I’ve actually begun work on a book about tagging, and Mavericks in particular. It’s a subject I truly enjoy, and so far it’s kind of been writing itself. I hope to wrap it up faster than some of my other side projects. Bits that I think aren’t mass-consumable enough for publication will end up here, where my gentle readers can decide for themselves if they want to do anything with it.

One such bit is a reminder that mdfind can search tags just like Spotlight (tag:tagname). A simple Terminal command such as mdfind -onlyin ~ 'tag:habanero AND tag:cooking' will return all your spicy recipes in a list. There are a lot of possibilities for scripting complex tag functionality. I’ve done a lot with mdfind and OpenMeta in the past, but I’ve decided to start integrating tagging into my command line life a bit more. To start, I wrote a quick shell function as a shortcut to find files in the current directory based on tags:

# Updated 2013-10-31 to handle:
# listing all files with tags
# list only files without tags
# and deal with spaces in filenames (that part got ugly).

# Also, set the query variable to local

# List files with specified Finder tags in current directory and subdirectories
# Works with partial words starting from the beginning of the word
lst() {
	local query
	# if the first argument is "all" (case insensitive),
	# a boolean AND search will be used. Defaults to OR.
	[[ $1 =~ "all" ]] && bool="AND" && shift

	# if there's no argument or the argument is "+"
	# list all files with any tags
	if [[ -z $1 || $1 == "+" ]]; then
		query="kMDItemUserTags == '*'"
	# if the first argument is "-"
	# list only files without tags
	elif [[ $1 == "-" ]]; then
		query="kMDItemUserTags != '*'"
	# Otherwise, build a Spotlight syntax query string
		for tag in $@; do
			query="$query $bool tag:$tag"

	while IFS= read -r -d $'\0' line; do
		echo ${line#`pwd`/}
	done < <(mdfind -onlyin . -0 "$query")

When you run it, you can give it a single tag or a space-separated list of tags. By default, it will list every file that has any of the listed tags (boolean OR search), but if you make the first argument the word “and”, it will turn it into a search that will only list files that contain ALL the tags listed.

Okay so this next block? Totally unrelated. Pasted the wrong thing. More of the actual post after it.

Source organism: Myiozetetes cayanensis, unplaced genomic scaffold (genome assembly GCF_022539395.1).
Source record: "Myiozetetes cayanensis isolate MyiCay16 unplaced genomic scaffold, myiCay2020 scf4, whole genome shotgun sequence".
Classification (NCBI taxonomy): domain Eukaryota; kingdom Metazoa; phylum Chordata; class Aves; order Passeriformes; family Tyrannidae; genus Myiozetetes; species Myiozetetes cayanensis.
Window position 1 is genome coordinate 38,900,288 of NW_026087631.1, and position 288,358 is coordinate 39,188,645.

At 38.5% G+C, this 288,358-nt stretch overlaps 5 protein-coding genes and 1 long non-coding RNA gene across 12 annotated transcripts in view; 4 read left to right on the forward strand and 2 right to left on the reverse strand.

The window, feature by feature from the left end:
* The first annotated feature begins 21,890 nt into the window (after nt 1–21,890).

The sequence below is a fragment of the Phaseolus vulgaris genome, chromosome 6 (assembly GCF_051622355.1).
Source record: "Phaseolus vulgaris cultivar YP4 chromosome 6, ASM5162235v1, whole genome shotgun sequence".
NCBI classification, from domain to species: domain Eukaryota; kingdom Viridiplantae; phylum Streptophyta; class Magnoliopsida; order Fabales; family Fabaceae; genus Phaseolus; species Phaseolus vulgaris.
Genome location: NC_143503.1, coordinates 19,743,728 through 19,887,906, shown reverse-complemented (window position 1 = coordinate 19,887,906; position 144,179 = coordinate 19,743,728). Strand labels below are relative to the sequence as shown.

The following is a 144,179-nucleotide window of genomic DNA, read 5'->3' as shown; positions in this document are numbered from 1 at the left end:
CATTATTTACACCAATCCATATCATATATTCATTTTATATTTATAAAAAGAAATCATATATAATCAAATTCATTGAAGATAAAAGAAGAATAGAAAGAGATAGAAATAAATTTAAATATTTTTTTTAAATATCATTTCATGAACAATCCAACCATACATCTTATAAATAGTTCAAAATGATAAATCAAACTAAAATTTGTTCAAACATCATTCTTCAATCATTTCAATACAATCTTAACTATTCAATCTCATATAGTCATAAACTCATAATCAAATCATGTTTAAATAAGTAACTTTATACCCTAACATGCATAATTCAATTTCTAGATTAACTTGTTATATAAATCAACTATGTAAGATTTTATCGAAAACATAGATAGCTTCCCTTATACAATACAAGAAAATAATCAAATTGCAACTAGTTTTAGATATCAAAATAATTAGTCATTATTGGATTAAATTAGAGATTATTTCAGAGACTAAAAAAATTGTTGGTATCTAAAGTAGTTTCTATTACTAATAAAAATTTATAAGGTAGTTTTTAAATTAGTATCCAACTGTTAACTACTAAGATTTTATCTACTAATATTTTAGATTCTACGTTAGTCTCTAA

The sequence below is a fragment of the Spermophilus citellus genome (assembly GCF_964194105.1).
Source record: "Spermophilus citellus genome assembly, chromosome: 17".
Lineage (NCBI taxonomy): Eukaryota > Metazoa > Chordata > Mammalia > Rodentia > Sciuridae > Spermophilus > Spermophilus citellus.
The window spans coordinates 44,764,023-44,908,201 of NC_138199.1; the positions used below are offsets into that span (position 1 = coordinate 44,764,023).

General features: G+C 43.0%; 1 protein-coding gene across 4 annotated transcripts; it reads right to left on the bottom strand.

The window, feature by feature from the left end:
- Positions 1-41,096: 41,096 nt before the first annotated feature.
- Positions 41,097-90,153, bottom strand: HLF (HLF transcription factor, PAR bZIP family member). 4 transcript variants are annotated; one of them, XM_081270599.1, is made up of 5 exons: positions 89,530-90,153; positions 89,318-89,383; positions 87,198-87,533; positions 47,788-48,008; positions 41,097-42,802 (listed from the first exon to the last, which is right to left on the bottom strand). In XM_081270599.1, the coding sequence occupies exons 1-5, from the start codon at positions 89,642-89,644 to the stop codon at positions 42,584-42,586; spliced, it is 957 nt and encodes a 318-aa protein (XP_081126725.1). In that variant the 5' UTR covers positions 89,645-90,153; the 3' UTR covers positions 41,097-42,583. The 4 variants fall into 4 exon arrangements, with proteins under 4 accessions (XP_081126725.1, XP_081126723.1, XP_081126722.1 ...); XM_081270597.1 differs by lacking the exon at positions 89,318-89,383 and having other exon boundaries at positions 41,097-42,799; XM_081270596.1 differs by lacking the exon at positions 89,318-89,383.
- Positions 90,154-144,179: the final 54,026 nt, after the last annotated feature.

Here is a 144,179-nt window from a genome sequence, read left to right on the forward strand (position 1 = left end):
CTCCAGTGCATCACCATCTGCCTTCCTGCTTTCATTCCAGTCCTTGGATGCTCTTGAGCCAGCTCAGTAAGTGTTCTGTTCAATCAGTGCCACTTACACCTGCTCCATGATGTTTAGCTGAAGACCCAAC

Accidental discoveries and new possibilities

I noticed something interesting while playing with this. With both this script and in Spotlight, you can use just the first few letters of a tag, if they’re enough to make it unique within the folder. Partials have to be the start of the tag, unless there’s a non-letter character in the tag. Punctuation splits the queried term and you can match from the beginning of anything immediately following the non-alphabet character. Think @, #, :, and other symbols that have become standards for representing tags, categories, projects and contexts.

If I have a tag called coding:marked, I can turn up results with tag:marked, tag::marked and tag:coding. Of course, coding and marked mix in with other results that actually start with those words, but being able to search for :marked and separate it from marked is actually intriguing.

This led me to thinking about combining tags to semantically categorize a file and still make it searchable in larger groups, trimming down the number of tags on each file. The more I thought about it, the more I couldn’t really see the point of not just putting the two tags on the file separately. But… it does open the door to the possibility of “tag groups,” a hierarchical taxonomy that can be searched in various ways. I have to think about that one a bit more.

Ryan Irelan has produced a series of shell trick videos based on BrettTerpstra.com posts. Readers can get 10% off using the coupon code TERPSTRA.